Sam Lewis: Don’t Fence Him In

Sam Lewis is nominally an Americana artist. But a listen to any of his albums – most notably 2018’s Loversity and his aptly-titled 2020 release Solo – reveals a songwriter, musician and singer whose work transcends genre. His popular song “One and the Same” has as much to do with soulful blues like Boz Scaggs’ cover of Fenton Robinson’s “Loan Me a Dime” as it does with anything in the country and Americana categories. A decade ago he moved to Nashville to pursue his music career, but he hasn’t allowed himself to be chewed up by the music industry.

What surprised you most once you landed in Music City?

That there were so many versions of me doing the same thing, and I wasn’t as special as I thought I was before! But the biggest thing was the warm welcome by people who were just super-talented and willing to help and advise me, trying their best to bring me up to their caliber of musicianship and writing. In a city where everyone’s making all sorts of different kinds of [music], you realize pretty quickly that everyone’s in on it.

Nashville is a hub for the practice of co-writing. Is that something that you’ve gotten into?

There’s a difference between collaborative co-writing for the sake of art, and there’s “hit” writing. I was getting more into the hit writing thing and realized that I didn’t know how to write a hit. I was probably the last person who needed to be in that room. So, I really pushed co-writing to the corner of the room and focused more on finding a voice and investing in my own original expression.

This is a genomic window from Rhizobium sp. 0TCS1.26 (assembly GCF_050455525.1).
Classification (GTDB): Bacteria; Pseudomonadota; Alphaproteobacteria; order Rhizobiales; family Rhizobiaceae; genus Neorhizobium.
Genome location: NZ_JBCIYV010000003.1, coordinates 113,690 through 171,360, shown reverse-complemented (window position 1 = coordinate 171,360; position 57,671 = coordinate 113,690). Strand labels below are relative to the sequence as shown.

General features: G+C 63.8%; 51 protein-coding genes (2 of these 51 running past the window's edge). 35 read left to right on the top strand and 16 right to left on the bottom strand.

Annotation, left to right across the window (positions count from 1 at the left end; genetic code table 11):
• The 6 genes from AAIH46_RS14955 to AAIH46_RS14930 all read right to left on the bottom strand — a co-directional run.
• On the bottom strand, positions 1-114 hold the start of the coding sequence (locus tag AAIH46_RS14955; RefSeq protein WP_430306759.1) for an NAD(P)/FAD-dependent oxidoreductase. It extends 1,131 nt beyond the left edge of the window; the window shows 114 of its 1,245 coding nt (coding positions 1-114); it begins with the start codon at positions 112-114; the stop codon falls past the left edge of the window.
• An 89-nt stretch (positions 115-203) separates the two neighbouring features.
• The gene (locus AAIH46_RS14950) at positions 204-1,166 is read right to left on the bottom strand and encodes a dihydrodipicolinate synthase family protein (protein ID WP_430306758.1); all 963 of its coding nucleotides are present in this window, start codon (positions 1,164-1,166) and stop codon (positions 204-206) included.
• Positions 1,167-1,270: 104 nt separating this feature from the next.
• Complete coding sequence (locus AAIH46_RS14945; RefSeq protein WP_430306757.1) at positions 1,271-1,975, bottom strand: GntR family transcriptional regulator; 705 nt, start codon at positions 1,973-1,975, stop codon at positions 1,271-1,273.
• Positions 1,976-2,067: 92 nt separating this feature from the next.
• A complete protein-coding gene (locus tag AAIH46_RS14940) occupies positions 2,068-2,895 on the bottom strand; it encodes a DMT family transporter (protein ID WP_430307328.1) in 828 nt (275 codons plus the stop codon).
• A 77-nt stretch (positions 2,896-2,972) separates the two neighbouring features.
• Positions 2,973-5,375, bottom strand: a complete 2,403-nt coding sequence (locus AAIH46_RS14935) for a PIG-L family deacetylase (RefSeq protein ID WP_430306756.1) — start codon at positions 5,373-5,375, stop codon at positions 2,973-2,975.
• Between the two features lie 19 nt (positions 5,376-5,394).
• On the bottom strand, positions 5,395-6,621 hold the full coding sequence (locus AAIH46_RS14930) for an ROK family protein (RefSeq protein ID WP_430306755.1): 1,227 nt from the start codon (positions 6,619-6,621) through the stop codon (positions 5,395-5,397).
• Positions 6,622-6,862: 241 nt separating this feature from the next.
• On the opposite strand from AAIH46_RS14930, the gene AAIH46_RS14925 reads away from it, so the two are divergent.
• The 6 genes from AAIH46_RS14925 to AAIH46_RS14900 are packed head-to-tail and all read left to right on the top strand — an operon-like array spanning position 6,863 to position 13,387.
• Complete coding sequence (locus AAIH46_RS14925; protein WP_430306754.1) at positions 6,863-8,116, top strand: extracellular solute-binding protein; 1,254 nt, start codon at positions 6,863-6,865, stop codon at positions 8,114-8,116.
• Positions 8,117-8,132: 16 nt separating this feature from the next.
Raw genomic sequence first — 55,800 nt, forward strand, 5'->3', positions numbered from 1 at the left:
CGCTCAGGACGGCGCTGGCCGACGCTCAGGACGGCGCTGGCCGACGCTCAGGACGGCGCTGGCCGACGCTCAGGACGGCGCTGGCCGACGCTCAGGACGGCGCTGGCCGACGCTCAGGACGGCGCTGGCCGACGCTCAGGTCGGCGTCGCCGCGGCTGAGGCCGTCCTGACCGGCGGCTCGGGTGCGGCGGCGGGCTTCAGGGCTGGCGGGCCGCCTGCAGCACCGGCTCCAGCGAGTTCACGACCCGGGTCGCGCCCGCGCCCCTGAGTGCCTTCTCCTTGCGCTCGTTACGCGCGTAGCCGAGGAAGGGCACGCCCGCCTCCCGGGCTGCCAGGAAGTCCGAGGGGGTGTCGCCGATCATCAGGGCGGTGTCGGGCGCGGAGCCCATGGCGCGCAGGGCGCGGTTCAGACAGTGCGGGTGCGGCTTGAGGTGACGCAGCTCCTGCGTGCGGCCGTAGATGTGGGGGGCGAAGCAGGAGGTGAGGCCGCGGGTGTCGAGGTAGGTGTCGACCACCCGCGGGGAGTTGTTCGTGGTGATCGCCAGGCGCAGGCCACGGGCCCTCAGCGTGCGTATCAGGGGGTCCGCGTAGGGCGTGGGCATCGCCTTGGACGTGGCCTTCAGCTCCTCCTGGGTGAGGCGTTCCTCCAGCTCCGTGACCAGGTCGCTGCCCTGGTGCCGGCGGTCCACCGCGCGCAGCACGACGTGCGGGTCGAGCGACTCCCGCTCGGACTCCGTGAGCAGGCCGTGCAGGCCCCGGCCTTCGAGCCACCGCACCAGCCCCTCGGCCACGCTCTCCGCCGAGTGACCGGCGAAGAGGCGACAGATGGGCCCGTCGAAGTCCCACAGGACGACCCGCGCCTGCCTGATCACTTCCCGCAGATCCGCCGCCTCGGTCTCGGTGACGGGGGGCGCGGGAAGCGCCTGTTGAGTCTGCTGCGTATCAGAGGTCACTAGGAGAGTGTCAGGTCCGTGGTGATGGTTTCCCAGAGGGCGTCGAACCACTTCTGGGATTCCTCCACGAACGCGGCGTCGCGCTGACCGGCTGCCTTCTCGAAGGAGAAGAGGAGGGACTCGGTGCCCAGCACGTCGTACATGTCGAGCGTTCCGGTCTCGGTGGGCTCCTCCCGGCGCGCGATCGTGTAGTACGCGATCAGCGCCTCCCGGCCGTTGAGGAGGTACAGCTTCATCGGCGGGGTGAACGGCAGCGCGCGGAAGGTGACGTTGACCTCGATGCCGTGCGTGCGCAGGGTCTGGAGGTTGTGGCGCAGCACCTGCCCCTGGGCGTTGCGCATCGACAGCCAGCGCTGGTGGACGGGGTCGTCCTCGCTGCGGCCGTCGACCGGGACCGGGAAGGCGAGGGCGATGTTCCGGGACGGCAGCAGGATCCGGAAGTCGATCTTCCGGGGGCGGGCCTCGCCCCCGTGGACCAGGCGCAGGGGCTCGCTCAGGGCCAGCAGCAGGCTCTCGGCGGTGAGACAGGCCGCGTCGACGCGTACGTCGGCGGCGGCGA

When you’re writing, does the music come first, or do you start with lyrics?

It’s case-by-case, really. I’ve got a notebook with all sorts of weird one-liners that have no melody. “Sam-isms,” I call them. Other times I’ll sit and just start playing a melody, and there’s no words. It’s just, “This is how I’m feeling.” Then, the next thing I know, something comes to me. Or I might think, “’Let me try that weird line that I wrote down the other day when I was at a traffic stop and see if that and the music want to work together.”

About six years ago you toured with country music superstar Chris Stapleton. What was your most important takeaway from that experience?

There were quite a few lessons. I got a lot of lessons in how to manage success, because that was the fastest moving rise that I will probably ever see that close at hand. He and [wife] Morgane and the whole crew were all riding on the same ride, experiencing the same thing, and they stayed true to themselves and to the music. That was really eye-opening for me. If anything happens where you get into a position to be shot out of the cannon like this, these are some great lessons to learn about how to not disappear into the success.